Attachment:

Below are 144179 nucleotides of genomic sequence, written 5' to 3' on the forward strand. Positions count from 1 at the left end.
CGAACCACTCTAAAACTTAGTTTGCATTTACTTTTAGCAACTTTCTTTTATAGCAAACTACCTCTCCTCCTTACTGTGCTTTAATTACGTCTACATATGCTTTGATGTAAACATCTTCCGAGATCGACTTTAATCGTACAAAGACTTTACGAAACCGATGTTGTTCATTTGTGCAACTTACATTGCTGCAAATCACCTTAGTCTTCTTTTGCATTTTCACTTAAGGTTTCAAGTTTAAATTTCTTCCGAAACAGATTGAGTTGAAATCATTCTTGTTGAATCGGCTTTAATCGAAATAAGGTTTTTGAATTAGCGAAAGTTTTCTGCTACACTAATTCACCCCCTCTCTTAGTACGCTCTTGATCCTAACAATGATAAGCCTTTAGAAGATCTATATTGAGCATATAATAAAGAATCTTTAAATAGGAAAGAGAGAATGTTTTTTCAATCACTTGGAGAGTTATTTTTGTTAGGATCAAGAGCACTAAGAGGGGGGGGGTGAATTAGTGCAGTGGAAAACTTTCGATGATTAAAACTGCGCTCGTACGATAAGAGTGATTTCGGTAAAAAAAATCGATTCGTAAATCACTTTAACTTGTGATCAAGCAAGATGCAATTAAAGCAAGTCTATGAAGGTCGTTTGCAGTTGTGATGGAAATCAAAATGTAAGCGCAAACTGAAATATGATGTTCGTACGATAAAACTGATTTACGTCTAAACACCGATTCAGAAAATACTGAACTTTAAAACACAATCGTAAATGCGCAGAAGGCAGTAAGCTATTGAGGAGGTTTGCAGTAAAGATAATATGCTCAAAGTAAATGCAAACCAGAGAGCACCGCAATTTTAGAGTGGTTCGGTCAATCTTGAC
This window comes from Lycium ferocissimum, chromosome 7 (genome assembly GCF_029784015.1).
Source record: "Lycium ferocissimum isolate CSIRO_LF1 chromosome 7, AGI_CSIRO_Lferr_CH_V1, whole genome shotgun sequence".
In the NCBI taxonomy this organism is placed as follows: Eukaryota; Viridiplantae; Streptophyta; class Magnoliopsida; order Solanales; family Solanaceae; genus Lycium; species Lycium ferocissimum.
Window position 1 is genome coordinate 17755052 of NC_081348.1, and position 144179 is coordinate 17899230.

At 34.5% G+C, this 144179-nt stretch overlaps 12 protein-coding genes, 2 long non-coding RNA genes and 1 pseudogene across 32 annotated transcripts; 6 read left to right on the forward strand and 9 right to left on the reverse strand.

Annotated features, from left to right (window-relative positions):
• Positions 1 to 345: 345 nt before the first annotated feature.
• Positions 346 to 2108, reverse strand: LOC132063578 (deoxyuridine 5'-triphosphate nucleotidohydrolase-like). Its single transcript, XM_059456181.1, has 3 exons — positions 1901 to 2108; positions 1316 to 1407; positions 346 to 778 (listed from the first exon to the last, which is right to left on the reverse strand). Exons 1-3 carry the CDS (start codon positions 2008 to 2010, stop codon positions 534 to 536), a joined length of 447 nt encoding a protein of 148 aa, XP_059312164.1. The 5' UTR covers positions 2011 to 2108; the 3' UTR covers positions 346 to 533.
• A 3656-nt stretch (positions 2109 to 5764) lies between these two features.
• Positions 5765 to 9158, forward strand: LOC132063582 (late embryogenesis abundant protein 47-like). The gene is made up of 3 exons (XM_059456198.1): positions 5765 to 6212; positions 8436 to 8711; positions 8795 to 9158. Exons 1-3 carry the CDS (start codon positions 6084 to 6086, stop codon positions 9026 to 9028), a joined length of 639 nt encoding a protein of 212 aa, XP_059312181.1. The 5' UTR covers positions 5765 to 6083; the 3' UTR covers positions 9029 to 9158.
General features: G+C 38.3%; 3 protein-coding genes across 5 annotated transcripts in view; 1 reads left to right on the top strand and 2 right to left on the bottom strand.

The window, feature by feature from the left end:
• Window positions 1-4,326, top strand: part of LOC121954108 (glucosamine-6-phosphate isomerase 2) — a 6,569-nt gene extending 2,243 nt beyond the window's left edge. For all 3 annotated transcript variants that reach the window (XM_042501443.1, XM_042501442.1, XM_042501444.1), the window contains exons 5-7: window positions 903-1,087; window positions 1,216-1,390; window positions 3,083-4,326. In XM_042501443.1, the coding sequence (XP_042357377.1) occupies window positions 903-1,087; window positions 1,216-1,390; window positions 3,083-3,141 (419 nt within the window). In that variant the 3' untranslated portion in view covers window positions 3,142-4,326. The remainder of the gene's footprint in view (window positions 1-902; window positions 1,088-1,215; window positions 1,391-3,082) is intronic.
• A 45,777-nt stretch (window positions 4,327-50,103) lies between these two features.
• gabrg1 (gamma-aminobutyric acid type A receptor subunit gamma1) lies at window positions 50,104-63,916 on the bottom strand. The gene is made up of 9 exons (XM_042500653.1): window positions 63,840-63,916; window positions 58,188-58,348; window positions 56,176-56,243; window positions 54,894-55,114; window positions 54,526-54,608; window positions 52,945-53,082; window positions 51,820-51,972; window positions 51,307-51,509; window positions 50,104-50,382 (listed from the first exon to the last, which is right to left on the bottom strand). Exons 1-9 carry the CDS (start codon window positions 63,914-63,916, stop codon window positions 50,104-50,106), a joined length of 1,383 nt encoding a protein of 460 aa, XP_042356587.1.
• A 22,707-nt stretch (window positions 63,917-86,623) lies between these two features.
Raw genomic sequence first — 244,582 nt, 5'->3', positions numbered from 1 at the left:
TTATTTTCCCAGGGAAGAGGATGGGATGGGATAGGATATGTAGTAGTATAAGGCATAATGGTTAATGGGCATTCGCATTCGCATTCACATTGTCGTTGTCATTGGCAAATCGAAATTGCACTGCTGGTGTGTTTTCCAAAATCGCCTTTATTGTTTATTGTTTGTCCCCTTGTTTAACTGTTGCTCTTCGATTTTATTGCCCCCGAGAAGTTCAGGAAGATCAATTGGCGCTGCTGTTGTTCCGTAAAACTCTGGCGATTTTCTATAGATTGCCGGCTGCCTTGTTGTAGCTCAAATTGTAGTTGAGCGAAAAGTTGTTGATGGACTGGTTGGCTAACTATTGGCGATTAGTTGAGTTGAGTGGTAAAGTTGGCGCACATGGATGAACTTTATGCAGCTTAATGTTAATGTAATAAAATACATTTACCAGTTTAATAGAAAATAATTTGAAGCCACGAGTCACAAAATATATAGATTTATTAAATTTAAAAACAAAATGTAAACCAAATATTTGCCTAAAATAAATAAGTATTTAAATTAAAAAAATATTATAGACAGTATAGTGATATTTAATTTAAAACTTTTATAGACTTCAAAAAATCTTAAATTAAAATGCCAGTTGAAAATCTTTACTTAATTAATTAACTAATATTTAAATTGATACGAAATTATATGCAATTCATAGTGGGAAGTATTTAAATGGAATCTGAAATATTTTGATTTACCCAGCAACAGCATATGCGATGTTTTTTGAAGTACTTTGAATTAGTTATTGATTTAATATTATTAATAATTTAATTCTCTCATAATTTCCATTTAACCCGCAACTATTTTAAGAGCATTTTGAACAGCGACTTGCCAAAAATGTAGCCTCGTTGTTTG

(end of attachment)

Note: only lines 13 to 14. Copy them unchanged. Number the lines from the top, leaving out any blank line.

General features: G+C 38.3%; 3 protein-coding genes across 5 annotated transcripts in view; 1 reads left to right on the top strand and 2 right to left on the bottom strand.

The window, feature by feature from the left end: